Japan's rural towns have mainly been facing the same big challenge for the past decade: A migration to urban centers for work has left them with declining populations, which leads to a further decrease in job opportunities that makes them less attractive places to live if you're young and starting a family.

In order to combat this vicious cycle, a town needs a secret weapon of sorts. In Eiheiji-cho, Fukui Prefecture, it's no secret that their weapon is Daihonzan Eiheiji, one of the two major temples in the Soto sect of Zen Buddhism. The temple was founded in the 13th century by the priest Eihei Dogen (1200-53), who was instrumental in bringing Zen and its practices to Japan.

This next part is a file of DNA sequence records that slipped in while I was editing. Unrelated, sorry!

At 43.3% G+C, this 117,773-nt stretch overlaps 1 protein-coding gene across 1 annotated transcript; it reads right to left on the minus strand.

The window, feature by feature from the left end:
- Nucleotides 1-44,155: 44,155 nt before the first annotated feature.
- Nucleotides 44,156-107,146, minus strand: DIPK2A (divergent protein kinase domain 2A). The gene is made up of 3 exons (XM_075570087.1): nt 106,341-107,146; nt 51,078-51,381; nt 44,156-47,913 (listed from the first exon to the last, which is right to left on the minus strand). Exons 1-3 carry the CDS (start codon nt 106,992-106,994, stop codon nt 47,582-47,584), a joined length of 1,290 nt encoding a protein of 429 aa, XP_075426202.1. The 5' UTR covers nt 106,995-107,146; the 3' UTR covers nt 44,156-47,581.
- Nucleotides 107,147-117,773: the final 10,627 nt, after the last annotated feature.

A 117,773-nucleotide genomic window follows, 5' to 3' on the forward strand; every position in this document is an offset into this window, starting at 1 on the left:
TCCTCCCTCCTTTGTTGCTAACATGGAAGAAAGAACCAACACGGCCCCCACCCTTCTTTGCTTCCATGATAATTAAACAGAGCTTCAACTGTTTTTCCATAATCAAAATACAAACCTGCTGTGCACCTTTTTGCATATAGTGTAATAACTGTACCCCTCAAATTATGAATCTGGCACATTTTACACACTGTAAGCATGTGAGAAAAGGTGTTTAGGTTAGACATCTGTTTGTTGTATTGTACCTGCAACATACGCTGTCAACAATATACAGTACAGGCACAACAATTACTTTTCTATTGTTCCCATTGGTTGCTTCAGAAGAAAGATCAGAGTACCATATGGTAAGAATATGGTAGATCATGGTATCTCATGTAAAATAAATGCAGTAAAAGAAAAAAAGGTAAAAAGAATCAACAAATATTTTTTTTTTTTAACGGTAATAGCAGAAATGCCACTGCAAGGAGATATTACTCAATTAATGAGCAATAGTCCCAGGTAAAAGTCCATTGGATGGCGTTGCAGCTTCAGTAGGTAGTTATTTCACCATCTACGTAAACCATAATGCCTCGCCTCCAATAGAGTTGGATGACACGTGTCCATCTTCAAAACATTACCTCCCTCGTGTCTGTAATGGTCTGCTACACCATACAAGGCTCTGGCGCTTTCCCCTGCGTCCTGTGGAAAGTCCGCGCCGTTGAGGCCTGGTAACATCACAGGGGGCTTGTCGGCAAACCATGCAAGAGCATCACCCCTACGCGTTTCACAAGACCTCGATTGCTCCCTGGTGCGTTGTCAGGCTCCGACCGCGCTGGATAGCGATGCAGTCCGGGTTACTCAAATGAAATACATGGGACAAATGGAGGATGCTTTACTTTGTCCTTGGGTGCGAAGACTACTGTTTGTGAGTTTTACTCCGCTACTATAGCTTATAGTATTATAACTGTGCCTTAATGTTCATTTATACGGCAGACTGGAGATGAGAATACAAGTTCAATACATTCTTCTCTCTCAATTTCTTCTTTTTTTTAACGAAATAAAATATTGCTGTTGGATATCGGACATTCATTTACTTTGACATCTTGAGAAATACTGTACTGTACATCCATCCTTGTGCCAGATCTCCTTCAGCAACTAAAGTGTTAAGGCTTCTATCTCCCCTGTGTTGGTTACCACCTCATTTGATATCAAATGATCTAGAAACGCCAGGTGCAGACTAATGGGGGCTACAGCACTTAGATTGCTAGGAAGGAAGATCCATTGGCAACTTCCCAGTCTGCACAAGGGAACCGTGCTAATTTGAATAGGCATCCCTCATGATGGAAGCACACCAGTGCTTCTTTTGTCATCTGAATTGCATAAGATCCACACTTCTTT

The temple has therefore attracted a number of visitors from around the world who stay there as Zen trainees from anywhere between one night and a couple of months. Occasionally, however, one of these guests decides to stay.